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    June 9, 1915
    Les was born in Waukesha, Wisconsin to Evelyn and George Polsfuss and lived in an apartment above George's business at 109 North Street until 1919.
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    While working on his newspaper route, Les noticed one of his fellow newsboys wrapping wire around an oatmeal box. The kid said he was making a crystal radio set. Of course, Les had to make his own and that was the beginning of Les' career in electronics.
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    Given this name by his mother, Les was now performing for tips and was well known by everyone in town. This fame led to his first paid gig at the Schroeder Hotel in Milwaukee.
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    Les used a piece of rail from a railroad, two railroad spikes, a guitar string, and a telephone microphone and wired it into his mother’s radio. He used this devise as a reference point for all of his guitar experiments.
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    Les wanted to record himself so he could study his performance. He took the flywheel from an old motor found behind his father’s garage, combined it with an endless belt from his dentist, an aluminum disk and a nail and made his first recording.
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    Les’ mother knew he was destined to do great things. She wanted him to finish school, but when Sunny Joe Wolverton called asking Les to join him in St. Louis, she rode the bus with him to St. Louis and off he went. He joined the musicians union, became a member of The Scalawags and Sunny Joe changed his name to Rhubarb Red.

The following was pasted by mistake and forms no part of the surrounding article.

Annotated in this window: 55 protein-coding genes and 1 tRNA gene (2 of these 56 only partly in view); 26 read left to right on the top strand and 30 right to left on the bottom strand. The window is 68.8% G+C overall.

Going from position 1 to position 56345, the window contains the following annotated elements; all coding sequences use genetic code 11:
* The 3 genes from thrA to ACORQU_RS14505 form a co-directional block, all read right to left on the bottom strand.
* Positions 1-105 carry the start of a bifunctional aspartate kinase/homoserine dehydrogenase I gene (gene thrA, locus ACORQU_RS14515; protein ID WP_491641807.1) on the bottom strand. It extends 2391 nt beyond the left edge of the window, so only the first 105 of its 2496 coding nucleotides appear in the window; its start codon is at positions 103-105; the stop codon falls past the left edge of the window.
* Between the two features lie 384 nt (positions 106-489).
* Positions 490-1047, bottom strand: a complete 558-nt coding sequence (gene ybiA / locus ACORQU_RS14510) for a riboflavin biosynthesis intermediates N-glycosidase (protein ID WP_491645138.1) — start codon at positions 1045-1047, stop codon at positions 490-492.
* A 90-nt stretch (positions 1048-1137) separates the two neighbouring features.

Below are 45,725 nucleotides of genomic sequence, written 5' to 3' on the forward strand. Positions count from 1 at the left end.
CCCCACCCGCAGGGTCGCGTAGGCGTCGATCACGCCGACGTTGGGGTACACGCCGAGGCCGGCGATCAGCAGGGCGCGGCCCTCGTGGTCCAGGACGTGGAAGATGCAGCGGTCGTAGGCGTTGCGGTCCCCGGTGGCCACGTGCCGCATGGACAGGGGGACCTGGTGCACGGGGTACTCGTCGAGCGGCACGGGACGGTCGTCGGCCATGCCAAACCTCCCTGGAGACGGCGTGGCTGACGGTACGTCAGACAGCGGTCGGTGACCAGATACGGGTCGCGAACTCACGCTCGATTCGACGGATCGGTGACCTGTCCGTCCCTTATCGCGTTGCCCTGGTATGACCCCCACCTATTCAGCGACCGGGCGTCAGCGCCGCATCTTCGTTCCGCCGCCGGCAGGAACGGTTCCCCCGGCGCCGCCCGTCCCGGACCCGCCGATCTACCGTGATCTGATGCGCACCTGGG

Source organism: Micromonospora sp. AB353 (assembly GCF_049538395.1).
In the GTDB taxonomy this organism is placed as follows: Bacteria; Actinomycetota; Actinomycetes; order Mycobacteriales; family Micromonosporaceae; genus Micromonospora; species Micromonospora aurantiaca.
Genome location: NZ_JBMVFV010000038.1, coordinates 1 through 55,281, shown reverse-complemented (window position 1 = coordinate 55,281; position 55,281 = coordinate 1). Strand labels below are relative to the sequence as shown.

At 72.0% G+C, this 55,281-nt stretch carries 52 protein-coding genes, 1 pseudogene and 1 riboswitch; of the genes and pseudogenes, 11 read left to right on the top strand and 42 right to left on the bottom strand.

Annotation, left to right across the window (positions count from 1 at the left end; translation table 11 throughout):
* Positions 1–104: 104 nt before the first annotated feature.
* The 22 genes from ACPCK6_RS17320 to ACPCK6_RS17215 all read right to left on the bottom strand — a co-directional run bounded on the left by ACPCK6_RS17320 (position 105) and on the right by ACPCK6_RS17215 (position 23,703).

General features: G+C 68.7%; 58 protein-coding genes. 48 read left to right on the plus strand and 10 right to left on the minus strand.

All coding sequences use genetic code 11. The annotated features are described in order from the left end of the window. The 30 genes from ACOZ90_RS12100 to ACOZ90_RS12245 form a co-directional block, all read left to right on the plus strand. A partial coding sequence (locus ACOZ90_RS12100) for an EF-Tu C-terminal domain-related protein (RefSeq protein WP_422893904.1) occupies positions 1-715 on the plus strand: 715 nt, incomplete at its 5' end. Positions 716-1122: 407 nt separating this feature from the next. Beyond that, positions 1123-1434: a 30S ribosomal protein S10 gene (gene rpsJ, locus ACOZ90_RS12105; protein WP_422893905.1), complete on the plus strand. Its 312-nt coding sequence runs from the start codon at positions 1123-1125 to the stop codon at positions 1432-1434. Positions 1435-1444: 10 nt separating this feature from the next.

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    Les and Joe became staff musicians at WBBM Radio, performed at the Chicago’s World’s Fair and did commercials for Peruna, Sendol and Big Yank work shirt company.
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    After Sunny Joe Wolverton move to Australia, Les remained in Chicago and began playing jazz piano, but after meeting and hearing the great Art Tatum, Les went back to playing guitar. He jammed with all the greats and started using the name Les Paul when he played jazz. On the radio, he still was Rhubarb Red.
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    Les was thinking about heading to New York. At an event, Jimmy Atkins (Chet's brother) introduced himself to Les. Jimmy was a singer and rhythm guitarist and his friend Ernie Newton was a bass player. Both wanted to go to New York. When the three rehearsed there was great chemistry and they became The Les Paul Trio.
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    In the hallway of NYC's 53rd Street Theatre, Les' Trio ran into Fred Waring waiting for an elevator. Mr. Waring said he didn't have time to audition them, but before the elevator arrived they played a quick rendition of After You've Gone and he signed them on the spot.